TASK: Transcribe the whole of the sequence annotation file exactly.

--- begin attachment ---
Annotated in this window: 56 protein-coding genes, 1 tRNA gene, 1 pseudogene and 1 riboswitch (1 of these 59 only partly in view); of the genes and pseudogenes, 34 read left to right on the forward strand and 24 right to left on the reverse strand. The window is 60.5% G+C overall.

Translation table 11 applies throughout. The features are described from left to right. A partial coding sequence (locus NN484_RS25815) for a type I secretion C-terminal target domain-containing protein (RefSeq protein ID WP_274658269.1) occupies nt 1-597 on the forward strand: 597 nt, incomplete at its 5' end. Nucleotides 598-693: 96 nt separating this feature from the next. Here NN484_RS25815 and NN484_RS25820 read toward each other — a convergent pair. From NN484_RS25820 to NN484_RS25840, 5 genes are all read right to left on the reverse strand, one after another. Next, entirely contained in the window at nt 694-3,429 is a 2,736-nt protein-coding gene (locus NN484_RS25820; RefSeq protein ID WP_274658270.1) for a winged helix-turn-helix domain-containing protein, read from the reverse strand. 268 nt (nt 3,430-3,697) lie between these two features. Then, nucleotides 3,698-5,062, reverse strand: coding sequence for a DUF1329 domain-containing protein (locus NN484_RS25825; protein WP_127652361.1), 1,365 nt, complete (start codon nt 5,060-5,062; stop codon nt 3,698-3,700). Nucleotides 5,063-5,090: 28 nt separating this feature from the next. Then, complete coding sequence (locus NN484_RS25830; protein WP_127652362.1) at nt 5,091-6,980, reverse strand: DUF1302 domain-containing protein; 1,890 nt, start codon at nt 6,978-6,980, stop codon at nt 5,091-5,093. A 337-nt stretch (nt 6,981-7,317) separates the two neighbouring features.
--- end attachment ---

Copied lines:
Annotated in this window: 56 protein-coding genes, 1 tRNA gene, 1 pseudogene and 1 riboswitch (1 of these 59 only partly in view); of the genes and pseudogenes, 34 read left to right on the forward strand and 24 right to left on the reverse strand. The window is 60.5% G+C overall.

Translation table 11 applies throughout. The features are described from left to right. A partial coding sequence (locus NN484_RS25815) for a type I secretion C-terminal target domain-containing protein (RefSeq protein ID WP_274658269.1) occupies nt 1-597 on the forward strand: 597 nt, incomplete at its 5' end. Nucleotides 598-693: 96 nt separating this feature from the next. Here NN484_RS25815 and NN484_RS25820 read toward each other — a convergent pair. From NN484_RS25820 to NN484_RS25840, 5 genes are all read right to left on the reverse strand, one after another. Next, entirely contained in the window at nt 694-3,429 is a 2,736-nt protein-coding gene (locus NN484_RS25820; RefSeq protein ID WP_274658270.1) for a winged helix-turn-helix domain-containing protein, read from the reverse strand. 268 nt (nt 3,430-3,697) lie between these two features. Then, nucleotides 3,698-5,062, reverse strand: coding sequence for a DUF1329 domain-containing protein (locus NN484_RS25825; protein WP_127652361.1), 1,365 nt, complete (start codon nt 5,060-5,062; stop codon nt 3,698-3,700). Nucleotides 5,063-5,090: 28 nt separating this feature from the next. Then, complete coding sequence (locus NN484_RS25830; protein WP_127652362.1) at nt 5,091-6,980, reverse strand: DUF1302 domain-containing protein; 1,890 nt, start codon at nt 6,978-6,980, stop codon at nt 5,091-5,093. A 337-nt stretch (nt 6,981-7,317) separates the two neighbouring features.